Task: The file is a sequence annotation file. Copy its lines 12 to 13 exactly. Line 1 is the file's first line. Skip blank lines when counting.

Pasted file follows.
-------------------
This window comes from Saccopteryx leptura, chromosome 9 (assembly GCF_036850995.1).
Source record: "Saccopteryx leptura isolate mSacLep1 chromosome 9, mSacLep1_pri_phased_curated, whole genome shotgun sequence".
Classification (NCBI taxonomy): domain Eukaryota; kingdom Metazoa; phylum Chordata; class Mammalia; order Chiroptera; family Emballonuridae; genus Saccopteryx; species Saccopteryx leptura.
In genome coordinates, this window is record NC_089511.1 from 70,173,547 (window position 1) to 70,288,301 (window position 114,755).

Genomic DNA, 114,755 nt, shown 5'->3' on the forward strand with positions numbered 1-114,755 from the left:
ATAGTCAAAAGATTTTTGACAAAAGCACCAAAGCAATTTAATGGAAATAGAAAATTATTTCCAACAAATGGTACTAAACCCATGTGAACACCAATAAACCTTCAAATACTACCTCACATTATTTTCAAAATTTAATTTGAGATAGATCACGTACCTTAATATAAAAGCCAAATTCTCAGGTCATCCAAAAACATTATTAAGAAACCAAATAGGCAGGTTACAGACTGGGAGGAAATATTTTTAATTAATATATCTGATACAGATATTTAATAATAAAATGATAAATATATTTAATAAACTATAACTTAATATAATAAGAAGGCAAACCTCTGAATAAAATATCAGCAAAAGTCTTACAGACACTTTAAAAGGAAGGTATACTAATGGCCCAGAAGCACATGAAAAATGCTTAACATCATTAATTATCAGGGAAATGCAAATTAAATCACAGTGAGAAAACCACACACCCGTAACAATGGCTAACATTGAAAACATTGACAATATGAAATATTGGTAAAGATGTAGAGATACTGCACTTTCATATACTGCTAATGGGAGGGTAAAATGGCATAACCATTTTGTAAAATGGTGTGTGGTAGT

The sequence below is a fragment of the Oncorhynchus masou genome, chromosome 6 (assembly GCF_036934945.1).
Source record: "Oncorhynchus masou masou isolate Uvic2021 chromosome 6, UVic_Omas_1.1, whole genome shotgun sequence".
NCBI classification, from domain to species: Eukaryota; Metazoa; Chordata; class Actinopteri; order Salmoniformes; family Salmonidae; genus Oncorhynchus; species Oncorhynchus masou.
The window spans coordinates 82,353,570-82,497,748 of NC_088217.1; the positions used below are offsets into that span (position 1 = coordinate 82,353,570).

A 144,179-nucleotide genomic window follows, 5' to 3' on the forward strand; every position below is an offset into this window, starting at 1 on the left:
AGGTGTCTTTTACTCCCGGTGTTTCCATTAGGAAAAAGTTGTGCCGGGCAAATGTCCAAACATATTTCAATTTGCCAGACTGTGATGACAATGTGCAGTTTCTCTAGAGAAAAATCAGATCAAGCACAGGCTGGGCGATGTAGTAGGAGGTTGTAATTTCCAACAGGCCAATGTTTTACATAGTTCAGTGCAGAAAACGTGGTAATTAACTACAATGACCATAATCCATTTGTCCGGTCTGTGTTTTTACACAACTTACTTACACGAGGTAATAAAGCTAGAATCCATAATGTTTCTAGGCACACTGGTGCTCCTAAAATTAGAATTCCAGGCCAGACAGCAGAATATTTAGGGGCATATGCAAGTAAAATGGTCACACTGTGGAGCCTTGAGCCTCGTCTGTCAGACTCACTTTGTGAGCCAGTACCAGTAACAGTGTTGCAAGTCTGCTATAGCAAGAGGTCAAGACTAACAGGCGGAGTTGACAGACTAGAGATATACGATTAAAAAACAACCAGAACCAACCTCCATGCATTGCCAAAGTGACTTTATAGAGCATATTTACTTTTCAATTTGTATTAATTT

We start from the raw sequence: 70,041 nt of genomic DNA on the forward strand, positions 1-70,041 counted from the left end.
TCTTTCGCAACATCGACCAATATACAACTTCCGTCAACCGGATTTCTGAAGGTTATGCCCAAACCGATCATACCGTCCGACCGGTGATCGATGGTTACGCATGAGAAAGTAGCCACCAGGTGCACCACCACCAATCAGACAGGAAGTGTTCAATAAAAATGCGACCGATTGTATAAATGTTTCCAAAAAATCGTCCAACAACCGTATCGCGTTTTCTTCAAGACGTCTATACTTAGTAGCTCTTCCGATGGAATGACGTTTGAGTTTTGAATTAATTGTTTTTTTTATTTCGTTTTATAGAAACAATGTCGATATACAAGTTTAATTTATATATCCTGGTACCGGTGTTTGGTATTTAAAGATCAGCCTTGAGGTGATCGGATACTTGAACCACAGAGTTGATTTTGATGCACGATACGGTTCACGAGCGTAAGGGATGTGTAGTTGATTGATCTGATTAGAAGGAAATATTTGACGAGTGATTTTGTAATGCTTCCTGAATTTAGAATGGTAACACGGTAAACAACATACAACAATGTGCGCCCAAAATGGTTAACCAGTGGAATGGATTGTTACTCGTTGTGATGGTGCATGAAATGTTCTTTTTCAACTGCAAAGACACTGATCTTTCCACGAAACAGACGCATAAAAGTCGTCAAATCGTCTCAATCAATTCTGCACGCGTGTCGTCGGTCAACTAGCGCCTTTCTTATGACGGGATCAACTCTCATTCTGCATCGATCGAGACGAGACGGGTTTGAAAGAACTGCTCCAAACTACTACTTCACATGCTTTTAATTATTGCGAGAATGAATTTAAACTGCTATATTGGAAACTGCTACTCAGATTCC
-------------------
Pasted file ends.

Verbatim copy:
AGGTGTCTTTTACTCCCGGTGTTTCCATTAGGAAAAAGTTGTGCCGGGCAAATGTCCAAACATATTTCAATTTGCCAGACTGTGATGACAATGTGCAGTTTCTCTAGAGAAAAATCAGATCAAGCACAGGCTGGGCGATGTAGTAGGAGGTTGTAATTTCCAACAGGCCAATGTTTTACATAGTTCAGTGCAGAAAACGTGGTAATTAACTACAATGACCATAATCCATTTGTCCGGTCTGTGTTTTTACACAACTTACTTACACGAGGTAATAAAGCTAGAATCCATAATGTTTCTAGGCACACTGGTGCTCCTAAAATTAGAATTCCAGGCCAGACAGCAGAATATTTAGGGGCATATGCAAGTAAAATGGTCACACTGTGGAGCCTTGAGCCTCGTCTGTCAGACTCACTTTGTGAGCCAGTACCAGTAACAGTGTTGCAAGTCTGCTATAGCAAGAGGTCAAGACTAACAGGCGGAGTTGACAGACTAGAGATATACGATTAAAAAACAACCAGAACCAACCTCCATGCATTGCCAAAGTGACTTTATAGAGCATATTTACTTTTCAATTTGTATTAATTT

We start from the raw sequence: 70,041 nt of genomic DNA on the forward strand, positions 1-70,041 counted from the left end.